Won’t YOU?


-- David A. Sargent

Monday, January 15, 2018

Ryland Ward was shot five times during the massacre


On November 5, 2017, the little community of Sutherland Springs, Texas, was devastated and the world
was horrified when a gunman shot and killed 26 people and wounded 20 others in the First Baptist
Church of Sutherland Springs.

Yesterday, January 11, 2018, the still-traumatized community had a reason to celebrate: a young
survivor of the tragedy was able to return home.

Five-year-old Ryland Ward was shot five times during the massacre. He was found beneath his
stepmom, Joann Ward, who died protecting him.

"I was just checking for survivors, and I felt a little tug on my pant leg," said Rusty Duncan, a
firefighter with the Stockdale Volunteer Fire Department, who was one of the first rescuers inside
the church building after the shooting. "I had no idea what it was. I looked down and a little hand
was coming from under somebody." It was Ryland. Duncan carried Ryland's limp body outside and
began treating his wounds before he was lifted into an ambulance and rushed to San Antonio's
University Hospital.

Ryland would undergo multiple surgeries and procedures over the next two months. Duncan visited him
frequently. He promised Ryland that when he got better, he would take him back home in a fire
truck. Yesterday, that promise became a reality. Ryland waved from the front seat of the fire
truck to a crowd of cheering spectators. At the wheel was Duncan, his rescuer and friend.
Following them was a convoy of other vehicles that topped 100 in number, including fire trucks and
other emergency vehicles from Wilson and Bexar County.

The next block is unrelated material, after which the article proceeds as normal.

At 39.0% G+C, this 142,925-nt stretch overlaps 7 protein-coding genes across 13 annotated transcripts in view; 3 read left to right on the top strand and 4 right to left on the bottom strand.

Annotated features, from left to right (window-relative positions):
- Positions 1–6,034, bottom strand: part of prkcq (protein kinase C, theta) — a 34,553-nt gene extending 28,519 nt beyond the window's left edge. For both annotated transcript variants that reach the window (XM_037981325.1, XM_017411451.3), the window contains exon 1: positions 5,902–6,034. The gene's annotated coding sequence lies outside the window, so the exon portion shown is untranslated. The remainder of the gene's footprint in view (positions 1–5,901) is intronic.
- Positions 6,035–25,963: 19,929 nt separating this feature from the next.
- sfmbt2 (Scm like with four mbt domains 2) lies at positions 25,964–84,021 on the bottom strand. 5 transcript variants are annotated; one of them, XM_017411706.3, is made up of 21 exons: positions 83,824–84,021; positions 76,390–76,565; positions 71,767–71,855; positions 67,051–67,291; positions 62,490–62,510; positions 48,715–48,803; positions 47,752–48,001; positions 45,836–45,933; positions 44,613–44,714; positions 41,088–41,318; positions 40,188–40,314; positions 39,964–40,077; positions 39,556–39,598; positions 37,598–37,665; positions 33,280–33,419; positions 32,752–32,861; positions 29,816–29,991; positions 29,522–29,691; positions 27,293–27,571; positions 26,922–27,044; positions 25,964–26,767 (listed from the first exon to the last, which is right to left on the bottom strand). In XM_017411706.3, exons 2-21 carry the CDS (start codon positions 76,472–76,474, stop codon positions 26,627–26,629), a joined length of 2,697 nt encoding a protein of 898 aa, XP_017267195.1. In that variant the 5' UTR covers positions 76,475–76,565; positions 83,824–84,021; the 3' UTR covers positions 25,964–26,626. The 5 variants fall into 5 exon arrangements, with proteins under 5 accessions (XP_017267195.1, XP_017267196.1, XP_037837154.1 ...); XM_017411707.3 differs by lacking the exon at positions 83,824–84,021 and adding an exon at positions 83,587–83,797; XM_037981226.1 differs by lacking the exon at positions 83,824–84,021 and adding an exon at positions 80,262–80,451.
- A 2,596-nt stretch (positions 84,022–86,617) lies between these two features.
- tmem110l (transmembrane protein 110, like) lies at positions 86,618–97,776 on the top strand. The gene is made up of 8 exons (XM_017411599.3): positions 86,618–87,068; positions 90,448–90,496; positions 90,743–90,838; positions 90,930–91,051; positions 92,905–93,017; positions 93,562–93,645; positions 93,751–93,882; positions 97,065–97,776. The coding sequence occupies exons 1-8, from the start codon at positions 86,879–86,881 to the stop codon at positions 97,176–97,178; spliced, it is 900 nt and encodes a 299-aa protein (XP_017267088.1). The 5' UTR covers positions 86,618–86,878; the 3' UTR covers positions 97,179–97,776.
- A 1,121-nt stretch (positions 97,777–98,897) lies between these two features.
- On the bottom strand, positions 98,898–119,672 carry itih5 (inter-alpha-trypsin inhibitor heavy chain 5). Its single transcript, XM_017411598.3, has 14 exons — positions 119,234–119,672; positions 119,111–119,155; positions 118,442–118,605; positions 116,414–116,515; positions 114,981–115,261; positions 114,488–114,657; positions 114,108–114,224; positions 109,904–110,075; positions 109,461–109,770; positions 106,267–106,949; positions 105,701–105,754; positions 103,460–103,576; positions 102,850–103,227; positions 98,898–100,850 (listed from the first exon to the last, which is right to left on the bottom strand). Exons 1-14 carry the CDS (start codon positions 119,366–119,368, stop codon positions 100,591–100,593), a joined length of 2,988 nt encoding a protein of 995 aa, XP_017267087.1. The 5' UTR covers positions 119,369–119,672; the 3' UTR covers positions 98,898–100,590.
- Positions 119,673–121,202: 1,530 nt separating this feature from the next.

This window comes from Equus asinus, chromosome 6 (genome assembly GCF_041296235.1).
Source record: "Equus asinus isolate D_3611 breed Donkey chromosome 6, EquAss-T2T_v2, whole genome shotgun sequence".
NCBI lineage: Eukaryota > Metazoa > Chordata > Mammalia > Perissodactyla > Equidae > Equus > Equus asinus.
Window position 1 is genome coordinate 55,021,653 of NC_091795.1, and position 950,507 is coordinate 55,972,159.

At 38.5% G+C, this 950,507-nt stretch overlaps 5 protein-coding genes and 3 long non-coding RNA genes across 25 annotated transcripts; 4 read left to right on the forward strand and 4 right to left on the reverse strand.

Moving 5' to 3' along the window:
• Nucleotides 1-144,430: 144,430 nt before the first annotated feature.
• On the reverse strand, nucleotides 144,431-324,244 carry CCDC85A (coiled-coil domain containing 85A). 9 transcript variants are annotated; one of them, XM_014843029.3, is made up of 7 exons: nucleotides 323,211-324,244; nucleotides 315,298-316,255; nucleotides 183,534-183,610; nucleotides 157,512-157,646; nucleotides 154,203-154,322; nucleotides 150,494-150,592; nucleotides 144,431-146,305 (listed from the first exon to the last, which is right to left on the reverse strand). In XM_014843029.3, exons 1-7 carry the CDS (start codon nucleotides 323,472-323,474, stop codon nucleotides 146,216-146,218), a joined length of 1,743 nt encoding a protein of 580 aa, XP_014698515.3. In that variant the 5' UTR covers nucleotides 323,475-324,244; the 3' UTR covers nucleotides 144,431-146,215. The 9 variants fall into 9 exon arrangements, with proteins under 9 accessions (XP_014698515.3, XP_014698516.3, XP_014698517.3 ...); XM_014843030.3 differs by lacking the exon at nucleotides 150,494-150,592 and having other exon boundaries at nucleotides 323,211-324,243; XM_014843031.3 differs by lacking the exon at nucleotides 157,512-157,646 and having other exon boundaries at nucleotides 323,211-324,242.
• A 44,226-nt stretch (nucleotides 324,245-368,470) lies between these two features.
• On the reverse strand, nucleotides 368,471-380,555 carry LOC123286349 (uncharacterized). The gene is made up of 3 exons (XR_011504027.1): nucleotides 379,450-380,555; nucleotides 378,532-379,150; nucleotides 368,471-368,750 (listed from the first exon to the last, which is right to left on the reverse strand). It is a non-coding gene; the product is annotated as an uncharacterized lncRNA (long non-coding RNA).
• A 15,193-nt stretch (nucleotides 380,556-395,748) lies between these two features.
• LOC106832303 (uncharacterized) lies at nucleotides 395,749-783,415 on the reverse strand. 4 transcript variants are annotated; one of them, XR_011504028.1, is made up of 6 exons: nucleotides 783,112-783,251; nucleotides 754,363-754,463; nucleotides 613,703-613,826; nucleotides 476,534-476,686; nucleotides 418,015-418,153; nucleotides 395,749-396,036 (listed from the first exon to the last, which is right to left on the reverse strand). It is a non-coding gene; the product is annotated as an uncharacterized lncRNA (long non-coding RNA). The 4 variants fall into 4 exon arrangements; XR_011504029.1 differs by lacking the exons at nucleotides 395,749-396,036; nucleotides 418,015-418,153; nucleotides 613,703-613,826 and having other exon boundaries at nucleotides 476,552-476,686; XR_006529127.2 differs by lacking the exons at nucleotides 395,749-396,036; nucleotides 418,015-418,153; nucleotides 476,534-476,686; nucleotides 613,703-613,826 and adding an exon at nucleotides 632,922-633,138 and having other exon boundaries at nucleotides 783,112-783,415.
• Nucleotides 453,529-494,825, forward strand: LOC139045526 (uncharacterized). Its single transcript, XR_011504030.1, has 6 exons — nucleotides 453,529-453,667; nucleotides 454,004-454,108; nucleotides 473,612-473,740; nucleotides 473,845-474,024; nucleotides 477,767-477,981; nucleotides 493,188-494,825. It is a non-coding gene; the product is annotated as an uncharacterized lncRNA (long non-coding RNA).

"He's one happy little boy right now. He got to ride in a fire truck and talk on the radio and he
was a captain for the day," Edwin Baker, chief of the Stockdale Volunteer Fire Department and Wilson
County's fire marshal, said afterward. "He was a little bit overwhelmed by the enormity of it, but
he's very ecstatic to be home," Baker said. *

Because you and I are "wounded" and dying because of our own sins (Romans 6:23), our loving God sent
His Son to rescue us (John 3:16). Jesus gave His life for us in order to save us, for His blood
paid the price for our redemption from sin (Ephesians 1:7). "The Lord Jesus Christ . gave Himself
for our sins to rescue us from the present evil age" - and from our sins - "according to the will of
our God and Father" (Galatians 1:3-4 NIV). He died for us so that we might live eternally.

God will save and give eternal life to those who place their faith and trust in Jesus (Acts
16:30-31), turn from their sins in repentance (Acts 17:30-31), confess Jesus before men (Romans
10:9-10), and are baptized (immersed) into Christ for the forgiveness of sins (Acts 2:38). He will
continue to cleanse from sin those who continue to walk in the light of His Word (1 John 1:7).

"So Christ was sacrificed once to take away the sins of many people; and He will appear a second
time, not to bear sin, but to bring salvation to those who are waiting for Him" (Hebrews 9:28). And